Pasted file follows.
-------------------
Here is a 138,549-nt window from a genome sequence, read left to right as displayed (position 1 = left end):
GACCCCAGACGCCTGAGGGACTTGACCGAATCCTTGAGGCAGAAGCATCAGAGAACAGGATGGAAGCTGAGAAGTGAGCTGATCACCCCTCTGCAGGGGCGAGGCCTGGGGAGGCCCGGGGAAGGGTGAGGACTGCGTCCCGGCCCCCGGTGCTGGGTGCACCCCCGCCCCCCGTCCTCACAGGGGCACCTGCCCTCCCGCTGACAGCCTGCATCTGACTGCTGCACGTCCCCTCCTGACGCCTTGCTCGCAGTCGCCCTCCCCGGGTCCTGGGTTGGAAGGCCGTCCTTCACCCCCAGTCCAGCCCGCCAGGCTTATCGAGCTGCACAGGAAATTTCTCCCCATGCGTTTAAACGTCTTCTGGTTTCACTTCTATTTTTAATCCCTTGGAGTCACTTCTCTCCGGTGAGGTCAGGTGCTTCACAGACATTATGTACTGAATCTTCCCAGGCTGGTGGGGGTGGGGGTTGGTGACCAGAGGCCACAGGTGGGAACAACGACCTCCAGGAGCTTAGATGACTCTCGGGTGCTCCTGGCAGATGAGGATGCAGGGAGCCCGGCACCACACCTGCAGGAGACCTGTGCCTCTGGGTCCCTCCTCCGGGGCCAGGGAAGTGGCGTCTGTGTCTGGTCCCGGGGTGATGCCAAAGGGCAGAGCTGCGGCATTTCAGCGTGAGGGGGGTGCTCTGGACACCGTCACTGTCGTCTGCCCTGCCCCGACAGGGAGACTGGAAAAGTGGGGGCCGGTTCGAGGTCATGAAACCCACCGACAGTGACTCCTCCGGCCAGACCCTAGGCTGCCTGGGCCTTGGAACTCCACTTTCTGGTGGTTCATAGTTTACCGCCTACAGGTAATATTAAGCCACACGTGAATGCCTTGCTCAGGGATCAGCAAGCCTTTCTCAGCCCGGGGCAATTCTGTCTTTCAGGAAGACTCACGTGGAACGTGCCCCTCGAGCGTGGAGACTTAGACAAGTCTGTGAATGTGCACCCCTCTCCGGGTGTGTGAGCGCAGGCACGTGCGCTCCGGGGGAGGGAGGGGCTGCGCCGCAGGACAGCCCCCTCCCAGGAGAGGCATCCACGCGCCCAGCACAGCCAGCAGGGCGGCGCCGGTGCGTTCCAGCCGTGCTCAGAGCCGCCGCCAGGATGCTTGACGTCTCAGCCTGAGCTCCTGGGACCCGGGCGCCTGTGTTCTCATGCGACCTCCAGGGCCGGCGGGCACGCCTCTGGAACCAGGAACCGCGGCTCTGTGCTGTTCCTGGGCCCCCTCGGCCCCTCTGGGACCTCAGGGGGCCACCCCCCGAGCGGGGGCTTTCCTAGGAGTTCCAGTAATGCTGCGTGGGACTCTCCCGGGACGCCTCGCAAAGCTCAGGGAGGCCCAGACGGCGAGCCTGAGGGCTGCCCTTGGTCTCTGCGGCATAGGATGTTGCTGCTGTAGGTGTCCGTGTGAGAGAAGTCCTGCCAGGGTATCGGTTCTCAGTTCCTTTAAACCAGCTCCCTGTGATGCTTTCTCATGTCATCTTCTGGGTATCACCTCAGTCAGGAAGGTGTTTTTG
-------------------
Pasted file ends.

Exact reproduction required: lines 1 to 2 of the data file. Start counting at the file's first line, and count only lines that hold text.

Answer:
Here is a 138,549-nt window from a genome sequence, read left to right as displayed (position 1 = left end):
GACCCCAGACGCCTGAGGGACTTGACCGAATCCTTGAGGCAGAAGCATCAGAGAACAGGATGGAAGCTGAGAAGTGAGCTGATCACCCCTCTGCAGGGGCGAGGCCTGGGGAGGCCCGGGGAAGGGTGAGGACTGCGTCCCGGCCCCCGGTGCTGGGTGCACCCCCGCCCCCCGTCCTCACAGGGGCACCTGCCCTCCCGCTGACAGCCTGCATCTGACTGCTGCACGTCCCCTCCTGACGCCTTGCTCGCAGTCGCCCTCCCCGGGTCCTGGGTTGGAAGGCCGTCCTTCACCCCCAGTCCAGCCCGCCAGGCTTATCGAGCTGCACAGGAAATTTCTCCCCATGCGTTTAAACGTCTTCTGGTTTCACTTCTATTTTTAATCCCTTGGAGTCACTTCTCTCCGGTGAGGTCAGGTGCTTCACAGACATTATGTACTGAATCTTCCCAGGCTGGTGGGGGTGGGGGTTGGTGACCAGAGGCCACAGGTGGGAACAACGACCTCCAGGAGCTTAGATGACTCTCGGGTGCTCCTGGCAGATGAGGATGCAGGGAGCCCGGCACCACACCTGCAGGAGACCTGTGCCTCTGGGTCCCTCCTCCGGGGCCAGGGAAGTGGCGTCTGTGTCTGGTCCCGGGGTGATGCCAAAGGGCAGAGCTGCGGCATTTCAGCGTGAGGGGGGTGCTCTGGACACCGTCACTGTCGTCTGCCCTGCCCCGACAGGGAGACTGGAAAAGTGGGGGCCGGTTCGAGGTCATGAAACCCACCGACAGTGACTCCTCCGGCCAGACCCTAGGCTGCCTGGGCCTTGGAACTCCACTTTCTGGTGGTTCATAGTTTACCGCCTACAGGTAATATTAAGCCACACGTGAATGCCTTGCTCAGGGATCAGCAAGCCTTTCTCAGCCCGGGGCAATTCTGTCTTTCAGGAAGACTCACGTGGAACGTGCCCCTCGAGCGTGGAGACTTAGACAAGTCTGTGAATGTGCACCCCTCTCCGGGTGTGTGAGCGCAGGCACGTGCGCTCCGGGGGAGGGAGGGGCTGCGCCGCAGGACAGCCCCCTCCCAGGAGAGGCATCCACGCGCCCAGCACAGCCAGCAGGGCGGCGCCGGTGCGTTCCAGCCGTGCTCAGAGCCGCCGCCAGGATGCTTGACGTCTCAGCCTGAGCTCCTGGGACCCGGGCGCCTGTGTTCTCATGCGACCTCCAGGGCCGGCGGGCACGCCTCTGGAACCAGGAACCGCGGCTCTGTGCTGTTCCTGGGCCCCCTCGGCCCCTCTGGGACCTCAGGGGGCCACCCCCCGAGCGGGGGCTTTCCTAGGAGTTCCAGTAATGCTGCGTGGGACTCTCCCGGGACGCCTCGCAAAGCTCAGGGAGGCCCAGACGGCGAGCCTGAGGGCTGCCCTTGGTCTCTGCGGCATAGGATGTTGCTGCTGTAGGTGTCCGTGTGAGAGAAGTCCTGCCAGGGTATCGGTTCTCAGTTCCTTTAAACCAGCTCCCTGTGATGCTTTCTCATGTCATCTTCTGGGTATCACCTCAGTCAGGAAGGTGTTTTTG